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  1. #1
    Join Date
    May 2010
    Location
    Dixon, IL and Columbia, MO
    Posts
    775

    Default Slalom Course on a River

    Anyone know the tricks of the trade on how to get this done. How is it different from a lake course and whatnot?

  2. #2
    Join Date
    May 2009
    Location
    Back to Dallas!
    Posts
    1,843

    Default

    You don't need a course for wakeboarding?? lol
    89' Comp rebuild thread:
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    89' Comp Mod's and fun pic's:
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    89' Supra/Custom Tower & Interior/Swivel Racks
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  3. #3
    Join Date
    Dec 2008
    Posts
    7

    Default

    We have put a portable course in the columbia river numerous times. Its no big deal you just use longer anchor ropes and start putting it in up river and work your way down. If the anchors wont hold, increase size or use two in tandem. We would have to stretch it once in a while to keep it straight though.

  4. #4
    Join Date
    Aug 2009
    Location
    NW Houston
    Posts
    1,330

    Default

    Be careful with the type of anchor system you use. Way back when we used to set a course in the river, the anchors would often take a hard set after a full day of the current pulling all the bouys, pvc, & rope (plus never know what's down there in a river bottom).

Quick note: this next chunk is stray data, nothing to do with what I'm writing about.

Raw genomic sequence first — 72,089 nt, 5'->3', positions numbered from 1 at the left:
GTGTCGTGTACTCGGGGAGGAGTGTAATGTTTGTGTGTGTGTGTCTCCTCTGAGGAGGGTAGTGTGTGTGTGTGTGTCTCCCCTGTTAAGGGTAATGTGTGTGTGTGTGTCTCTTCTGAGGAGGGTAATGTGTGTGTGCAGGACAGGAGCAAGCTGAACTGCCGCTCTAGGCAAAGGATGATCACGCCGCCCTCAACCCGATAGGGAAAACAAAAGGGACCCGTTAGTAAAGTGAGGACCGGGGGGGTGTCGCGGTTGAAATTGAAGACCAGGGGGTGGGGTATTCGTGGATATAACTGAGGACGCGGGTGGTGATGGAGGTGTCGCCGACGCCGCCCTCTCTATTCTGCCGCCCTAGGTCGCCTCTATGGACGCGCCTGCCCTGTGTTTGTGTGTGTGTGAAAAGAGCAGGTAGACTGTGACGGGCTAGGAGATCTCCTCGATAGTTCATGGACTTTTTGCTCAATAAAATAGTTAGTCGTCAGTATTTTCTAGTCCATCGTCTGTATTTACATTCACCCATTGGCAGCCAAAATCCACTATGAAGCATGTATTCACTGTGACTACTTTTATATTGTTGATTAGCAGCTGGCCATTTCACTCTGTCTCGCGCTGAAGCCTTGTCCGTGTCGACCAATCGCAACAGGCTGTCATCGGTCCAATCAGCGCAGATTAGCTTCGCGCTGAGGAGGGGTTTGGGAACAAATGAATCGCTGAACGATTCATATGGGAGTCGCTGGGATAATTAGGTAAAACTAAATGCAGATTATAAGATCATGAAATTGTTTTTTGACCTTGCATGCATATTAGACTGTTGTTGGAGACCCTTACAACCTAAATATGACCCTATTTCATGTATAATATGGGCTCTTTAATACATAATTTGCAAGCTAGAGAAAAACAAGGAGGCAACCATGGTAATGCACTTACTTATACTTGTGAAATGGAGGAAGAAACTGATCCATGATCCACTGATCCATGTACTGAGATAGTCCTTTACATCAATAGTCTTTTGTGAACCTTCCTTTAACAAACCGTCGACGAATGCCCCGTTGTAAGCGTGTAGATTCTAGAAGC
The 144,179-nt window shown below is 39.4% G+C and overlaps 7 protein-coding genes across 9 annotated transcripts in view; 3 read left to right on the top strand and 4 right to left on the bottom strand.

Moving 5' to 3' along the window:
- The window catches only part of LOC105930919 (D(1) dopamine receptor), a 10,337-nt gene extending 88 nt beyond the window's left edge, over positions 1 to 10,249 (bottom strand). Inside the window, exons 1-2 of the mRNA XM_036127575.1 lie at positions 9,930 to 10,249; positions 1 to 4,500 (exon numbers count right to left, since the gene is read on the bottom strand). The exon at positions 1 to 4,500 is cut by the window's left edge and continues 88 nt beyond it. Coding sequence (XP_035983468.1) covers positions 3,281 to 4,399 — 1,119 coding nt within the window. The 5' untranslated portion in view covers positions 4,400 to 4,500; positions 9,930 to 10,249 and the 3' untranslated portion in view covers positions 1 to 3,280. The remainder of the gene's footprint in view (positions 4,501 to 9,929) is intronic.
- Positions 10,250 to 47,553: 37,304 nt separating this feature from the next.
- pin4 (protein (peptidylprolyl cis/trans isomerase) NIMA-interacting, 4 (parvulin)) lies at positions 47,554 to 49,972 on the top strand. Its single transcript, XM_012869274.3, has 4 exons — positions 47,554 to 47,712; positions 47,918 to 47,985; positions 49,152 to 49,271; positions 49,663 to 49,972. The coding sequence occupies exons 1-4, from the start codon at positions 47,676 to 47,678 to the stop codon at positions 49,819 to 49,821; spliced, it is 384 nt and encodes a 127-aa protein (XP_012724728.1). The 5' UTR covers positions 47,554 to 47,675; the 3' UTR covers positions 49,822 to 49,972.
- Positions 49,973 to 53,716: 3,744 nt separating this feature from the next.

Make sure you've got a good retrieval method. Nastiest scuba trip I ever took was to retrieve a course anchor in the river when we couldn't pull it up. Zero visibility and no real bottom - the muck just got thicker the deeper you went. I smelled so bad they wouldn't let me back in the boat...
    _______________89 Saltare Resto Project___________
    _________Then________________________Now_____

  5. #5

    Default

    If you have current you will probably need a current control system to keep the buoy arms relatively straight against the current. This can be as simple as setting an anchor up current from the arms on each side and running a non float type rope (3 strand nylon works well) from arm to arm to stabilize them against the current flow. Kind of a PITA with a portable but doable. In a lake or basically calm water it's not an issue, in current the current pushing against the arms sweeps them down course and out of alignment. If you're in more than 3 mph current it's probably more hassle to do than it's worth but thats your call.

    If you need more info or have specific questions feel free to e-mail me at info at ez-slalom.com (obviously replace the "at" with a @).

    Ed @ EZ-Slalom

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